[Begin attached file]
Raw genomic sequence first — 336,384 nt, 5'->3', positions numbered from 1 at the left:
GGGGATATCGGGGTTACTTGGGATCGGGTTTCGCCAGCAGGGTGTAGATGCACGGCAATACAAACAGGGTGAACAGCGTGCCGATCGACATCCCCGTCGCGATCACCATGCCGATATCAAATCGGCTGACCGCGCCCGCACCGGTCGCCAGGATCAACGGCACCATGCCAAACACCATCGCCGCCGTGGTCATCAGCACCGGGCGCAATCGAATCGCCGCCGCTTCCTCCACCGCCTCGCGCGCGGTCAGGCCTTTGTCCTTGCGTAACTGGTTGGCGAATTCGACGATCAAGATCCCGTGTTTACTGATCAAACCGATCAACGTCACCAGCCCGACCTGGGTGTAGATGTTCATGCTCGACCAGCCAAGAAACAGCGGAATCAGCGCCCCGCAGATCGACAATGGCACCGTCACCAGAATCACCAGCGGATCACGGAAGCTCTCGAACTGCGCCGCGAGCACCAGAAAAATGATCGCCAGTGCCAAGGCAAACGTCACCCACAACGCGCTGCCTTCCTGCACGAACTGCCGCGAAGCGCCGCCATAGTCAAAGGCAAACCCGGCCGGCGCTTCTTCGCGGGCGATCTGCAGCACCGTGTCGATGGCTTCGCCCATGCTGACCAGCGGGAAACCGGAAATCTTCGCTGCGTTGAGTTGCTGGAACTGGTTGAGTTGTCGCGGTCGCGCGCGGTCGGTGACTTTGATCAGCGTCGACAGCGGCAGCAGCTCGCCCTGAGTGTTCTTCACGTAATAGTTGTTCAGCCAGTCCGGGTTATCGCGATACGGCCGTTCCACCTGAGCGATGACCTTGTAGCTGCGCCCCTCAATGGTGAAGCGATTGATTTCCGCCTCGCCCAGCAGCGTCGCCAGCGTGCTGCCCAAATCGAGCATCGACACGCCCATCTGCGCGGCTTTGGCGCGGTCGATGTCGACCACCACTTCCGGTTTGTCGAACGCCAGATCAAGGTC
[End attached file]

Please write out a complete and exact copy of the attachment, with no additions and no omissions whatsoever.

Raw genomic sequence first — 336,384 nt, 5'->3', positions numbered from 1 at the left:
GGGGATATCGGGGTTACTTGGGATCGGGTTTCGCCAGCAGGGTGTAGATGCACGGCAATACAAACAGGGTGAACAGCGTGCCGATCGACATCCCCGTCGCGATCACCATGCCGATATCAAATCGGCTGACCGCGCCCGCACCGGTCGCCAGGATCAACGGCACCATGCCAAACACCATCGCCGCCGTGGTCATCAGCACCGGGCGCAATCGAATCGCCGCCGCTTCCTCCACCGCCTCGCGCGCGGTCAGGCCTTTGTCCTTGCGTAACTGGTTGGCGAATTCGACGATCAAGATCCCGTGTTTACTGATCAAACCGATCAACGTCACCAGCCCGACCTGGGTGTAGATGTTCATGCTCGACCAGCCAAGAAACAGCGGAATCAGCGCCCCGCAGATCGACAATGGCACCGTCACCAGAATCACCAGCGGATCACGGAAGCTCTCGAACTGCGCCGCGAGCACCAGAAAAATGATCGCCAGTGCCAAGGCAAACGTCACCCACAACGCGCTGCCTTCCTGCACGAACTGCCGCGAAGCGCCGCCATAGTCAAAGGCAAACCCGGCCGGCGCTTCTTCGCGGGCGATCTGCAGCACCGTGTCGATGGCTTCGCCCATGCTGACCAGCGGGAAACCGGAAATCTTCGCTGCGTTGAGTTGCTGGAACTGGTTGAGTTGTCGCGGTCGCGCGCGGTCGGTGACTTTGATCAGCGTCGACAGCGGCAGCAGCTCGCCCTGAGTGTTCTTCACGTAATAGTTGTTCAGCCAGTCCGGGTTATCGCGATACGGCCGTTCCACCTGAGCGATGACCTTGTAGCTGCGCCCCTCAATGGTGAAGCGATTGATTTCCGCCTCGCCCAGCAGCGTCGCCAGCGTGCTGCCCAAATCGAGCATCGACACGCCCATCTGCGCGGCTTTGGCGCGGTCGATGTCGACCACCACTTCCGGTTTGTCGAACGCCAGATCAAGGTC